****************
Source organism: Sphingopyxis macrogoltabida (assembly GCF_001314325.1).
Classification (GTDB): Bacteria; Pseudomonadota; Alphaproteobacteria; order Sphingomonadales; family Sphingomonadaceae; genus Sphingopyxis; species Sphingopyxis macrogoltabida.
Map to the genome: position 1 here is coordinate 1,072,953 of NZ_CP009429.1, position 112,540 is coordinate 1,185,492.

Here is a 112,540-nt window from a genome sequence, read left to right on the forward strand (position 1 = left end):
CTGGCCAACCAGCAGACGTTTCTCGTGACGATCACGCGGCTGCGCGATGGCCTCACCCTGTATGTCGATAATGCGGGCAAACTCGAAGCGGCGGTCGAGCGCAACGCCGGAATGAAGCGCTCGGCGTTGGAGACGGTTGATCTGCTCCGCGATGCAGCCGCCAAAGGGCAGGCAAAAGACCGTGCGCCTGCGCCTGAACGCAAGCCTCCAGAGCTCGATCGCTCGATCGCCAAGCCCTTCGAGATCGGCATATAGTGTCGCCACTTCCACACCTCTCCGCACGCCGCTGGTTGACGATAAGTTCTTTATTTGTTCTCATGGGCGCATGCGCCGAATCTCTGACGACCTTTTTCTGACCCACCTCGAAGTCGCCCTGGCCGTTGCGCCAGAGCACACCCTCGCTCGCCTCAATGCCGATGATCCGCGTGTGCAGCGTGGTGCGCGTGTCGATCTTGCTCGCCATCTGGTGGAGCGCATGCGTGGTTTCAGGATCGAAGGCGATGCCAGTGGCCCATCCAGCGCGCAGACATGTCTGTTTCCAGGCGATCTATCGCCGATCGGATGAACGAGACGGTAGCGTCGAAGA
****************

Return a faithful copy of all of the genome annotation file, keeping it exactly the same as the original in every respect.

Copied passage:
Source organism: Sphingopyxis macrogoltabida (assembly GCF_001314325.1).
Classification (GTDB): Bacteria; Pseudomonadota; Alphaproteobacteria; order Sphingomonadales; family Sphingomonadaceae; genus Sphingopyxis; species Sphingopyxis macrogoltabida.
Map to the genome: position 1 here is coordinate 1,072,953 of NZ_CP009429.1, position 112,540 is coordinate 1,185,492.

Here is a 112,540-nt window from a genome sequence, read left to right on the forward strand (position 1 = left end):
CTGGCCAACCAGCAGACGTTTCTCGTGACGATCACGCGGCTGCGCGATGGCCTCACCCTGTATGTCGATAATGCGGGCAAACTCGAAGCGGCGGTCGAGCGCAACGCCGGAATGAAGCGCTCGGCGTTGGAGACGGTTGATCTGCTCCGCGATGCAGCCGCCAAAGGGCAGGCAAAAGACCGTGCGCCTGCGCCTGAACGCAAGCCTCCAGAGCTCGATCGCTCGATCGCCAAGCCCTTCGAGATCGGCATATAGTGTCGCCACTTCCACACCTCTCCGCACGCCGCTGGTTGACGATAAGTTCTTTATTTGTTCTCATGGGCGCATGCGCCGAATCTCTGACGACCTTTTTCTGACCCACCTCGAAGTCGCCCTGGCCGTTGCGCCAGAGCACACCCTCGCTCGCCTCAATGCCGATGATCCGCGTGTGCAGCGTGGTGCGCGTGTCGATCTTGCTCGCCATCTGGTGGAGCGCATGCGTGGTTTCAGGATCGAAGGCGATGCCAGTGGCCCATCCAGCGCGCAGACATGTCTGTTTCCAGGCGATCTATCGCCGATCGGATGAACGAGACGGTAGCGTCGAAGA